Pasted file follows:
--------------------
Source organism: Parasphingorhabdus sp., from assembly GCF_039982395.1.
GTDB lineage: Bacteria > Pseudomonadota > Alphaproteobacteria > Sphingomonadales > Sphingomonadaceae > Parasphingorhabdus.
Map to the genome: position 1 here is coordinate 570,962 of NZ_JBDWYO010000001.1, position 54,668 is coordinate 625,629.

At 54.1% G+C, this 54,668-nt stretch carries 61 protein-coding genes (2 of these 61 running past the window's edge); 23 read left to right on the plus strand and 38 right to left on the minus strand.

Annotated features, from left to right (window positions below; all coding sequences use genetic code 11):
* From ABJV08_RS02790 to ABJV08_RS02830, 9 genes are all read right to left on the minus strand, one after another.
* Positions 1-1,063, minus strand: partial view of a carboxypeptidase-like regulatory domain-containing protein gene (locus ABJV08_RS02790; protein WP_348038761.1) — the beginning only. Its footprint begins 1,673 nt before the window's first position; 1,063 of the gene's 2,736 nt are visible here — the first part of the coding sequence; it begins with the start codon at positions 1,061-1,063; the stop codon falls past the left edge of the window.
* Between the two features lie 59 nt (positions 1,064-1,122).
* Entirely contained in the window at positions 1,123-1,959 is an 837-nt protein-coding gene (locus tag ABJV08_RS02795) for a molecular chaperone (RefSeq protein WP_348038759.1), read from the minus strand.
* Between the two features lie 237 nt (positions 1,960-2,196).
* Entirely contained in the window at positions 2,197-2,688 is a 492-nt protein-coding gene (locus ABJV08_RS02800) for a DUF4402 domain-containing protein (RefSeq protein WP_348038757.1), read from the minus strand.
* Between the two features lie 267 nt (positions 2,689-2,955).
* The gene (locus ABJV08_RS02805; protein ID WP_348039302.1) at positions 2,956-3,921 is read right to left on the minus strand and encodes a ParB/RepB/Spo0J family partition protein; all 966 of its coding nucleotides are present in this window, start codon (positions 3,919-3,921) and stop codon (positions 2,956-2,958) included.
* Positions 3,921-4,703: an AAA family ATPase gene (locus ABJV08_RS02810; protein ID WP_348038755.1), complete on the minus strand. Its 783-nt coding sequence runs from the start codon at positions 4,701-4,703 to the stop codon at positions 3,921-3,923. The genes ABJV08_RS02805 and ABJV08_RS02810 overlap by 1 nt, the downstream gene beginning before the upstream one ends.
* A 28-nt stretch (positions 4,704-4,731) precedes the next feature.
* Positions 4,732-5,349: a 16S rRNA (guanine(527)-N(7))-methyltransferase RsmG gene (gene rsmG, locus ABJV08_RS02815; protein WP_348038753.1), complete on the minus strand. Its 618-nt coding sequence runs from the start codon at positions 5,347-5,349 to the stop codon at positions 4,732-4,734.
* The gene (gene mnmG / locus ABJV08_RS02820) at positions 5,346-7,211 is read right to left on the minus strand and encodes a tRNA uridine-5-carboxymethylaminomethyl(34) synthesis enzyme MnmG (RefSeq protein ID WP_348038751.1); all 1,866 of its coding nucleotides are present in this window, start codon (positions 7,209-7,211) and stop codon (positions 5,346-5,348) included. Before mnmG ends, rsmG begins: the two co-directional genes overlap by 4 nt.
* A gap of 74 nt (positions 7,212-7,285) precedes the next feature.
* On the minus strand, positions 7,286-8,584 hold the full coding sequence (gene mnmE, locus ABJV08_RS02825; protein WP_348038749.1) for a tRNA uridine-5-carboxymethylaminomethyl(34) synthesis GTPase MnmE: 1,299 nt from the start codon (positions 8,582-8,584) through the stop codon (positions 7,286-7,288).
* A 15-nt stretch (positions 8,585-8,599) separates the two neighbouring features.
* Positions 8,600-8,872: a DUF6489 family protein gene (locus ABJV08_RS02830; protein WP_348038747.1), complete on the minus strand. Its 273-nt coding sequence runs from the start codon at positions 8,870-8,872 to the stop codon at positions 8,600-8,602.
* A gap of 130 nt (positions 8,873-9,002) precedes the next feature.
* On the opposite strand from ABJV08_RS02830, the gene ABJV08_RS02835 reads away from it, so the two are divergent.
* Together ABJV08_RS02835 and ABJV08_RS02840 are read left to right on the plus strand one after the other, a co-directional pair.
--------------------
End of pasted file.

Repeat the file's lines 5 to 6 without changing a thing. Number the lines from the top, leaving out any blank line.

Annotated features, from left to right (window positions below; all coding sequences use genetic code 11):
* From ABJV08_RS02790 to ABJV08_RS02830, 9 genes are all read right to left on the minus strand, one after another.